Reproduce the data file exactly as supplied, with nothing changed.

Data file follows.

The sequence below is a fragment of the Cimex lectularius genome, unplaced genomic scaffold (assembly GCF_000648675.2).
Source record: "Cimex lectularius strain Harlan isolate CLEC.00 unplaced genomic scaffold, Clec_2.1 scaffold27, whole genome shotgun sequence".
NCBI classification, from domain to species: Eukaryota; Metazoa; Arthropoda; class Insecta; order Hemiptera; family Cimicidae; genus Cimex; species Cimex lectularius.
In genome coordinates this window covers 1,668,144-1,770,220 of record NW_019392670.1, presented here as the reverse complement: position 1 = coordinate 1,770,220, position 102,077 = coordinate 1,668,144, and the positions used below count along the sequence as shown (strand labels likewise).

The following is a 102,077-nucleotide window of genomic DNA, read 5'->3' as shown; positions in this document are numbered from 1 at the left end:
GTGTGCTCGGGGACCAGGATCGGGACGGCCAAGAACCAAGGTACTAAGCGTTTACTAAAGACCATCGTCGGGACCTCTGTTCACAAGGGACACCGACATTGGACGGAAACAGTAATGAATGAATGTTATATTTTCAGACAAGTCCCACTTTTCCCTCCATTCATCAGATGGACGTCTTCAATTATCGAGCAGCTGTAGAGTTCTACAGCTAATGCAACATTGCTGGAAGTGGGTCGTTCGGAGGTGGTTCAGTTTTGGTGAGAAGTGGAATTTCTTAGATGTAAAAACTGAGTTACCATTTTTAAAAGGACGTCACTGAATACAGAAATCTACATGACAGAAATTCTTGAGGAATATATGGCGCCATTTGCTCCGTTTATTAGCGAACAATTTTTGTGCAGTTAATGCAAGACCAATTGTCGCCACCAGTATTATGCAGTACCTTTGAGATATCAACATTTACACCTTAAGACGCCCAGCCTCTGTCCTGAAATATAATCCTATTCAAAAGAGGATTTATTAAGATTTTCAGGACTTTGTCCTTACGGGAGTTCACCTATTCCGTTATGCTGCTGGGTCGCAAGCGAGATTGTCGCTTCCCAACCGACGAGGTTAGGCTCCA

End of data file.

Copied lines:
The sequence below is a fragment of the Cimex lectularius genome, unplaced genomic scaffold (assembly GCF_000648675.2).
Source record: "Cimex lectularius strain Harlan isolate CLEC.00 unplaced genomic scaffold, Clec_2.1 scaffold27, whole genome shotgun sequence".
NCBI classification, from domain to species: Eukaryota; Metazoa; Arthropoda; class Insecta; order Hemiptera; family Cimicidae; genus Cimex; species Cimex lectularius.
In genome coordinates this window covers 1,668,144-1,770,220 of record NW_019392670.1, presented here as the reverse complement: position 1 = coordinate 1,770,220, position 102,077 = coordinate 1,668,144, and the positions used below count along the sequence as shown (strand labels likewise).

The following is a 102,077-nucleotide window of genomic DNA, read 5'->3' as shown; positions in this document are numbered from 1 at the left end:
GTGTGCTCGGGGACCAGGATCGGGACGGCCAAGAACCAAGGTACTAAGCGTTTACTAAAGACCATCGTCGGGACCTCTGTTCACAAGGGACACCGACATTGGACGGAAACAGTAATGAATGAATGTTATATTTTCAGACAAGTCCCACTTTTCCCTCCATTCATCAGATGGACGTCTTCAATTATCGAGCAGCTGTAGAGTTCTACAGCTAATGCAACATTGCTGGAAGTGGGTCGTTCGGAGGTGGTTCAGTTTTGGTGAGAAGTGGAATTTCTTAGATGTAAAAACTGAGTTACCATTTTTAAAAGGACGTCACTGAATACAGAAATCTACATGACAGAAATTCTTGAGGAATATATGGCGCCATTTGCTCCGTTTATTAGCGAACAATTTTTGTGCAGTTAATGCAAGACCAATTGTCGCCACCAGTATTATGCAGTACCTTTGAGATATCAACATTTACACCTTAAGACGCCCAGCCTCTGTCCTGAAATATAATCCTATTCAAAAGAGGATTTATTAAGATTTTCAGGACTTTGTCCTTACGGGAGTTCACCTATTCCGTTATGCTGCTGGGTCGCAAGCGAGATTGTCGCTTCCCAACCGACGAGGTTAGGCTCCA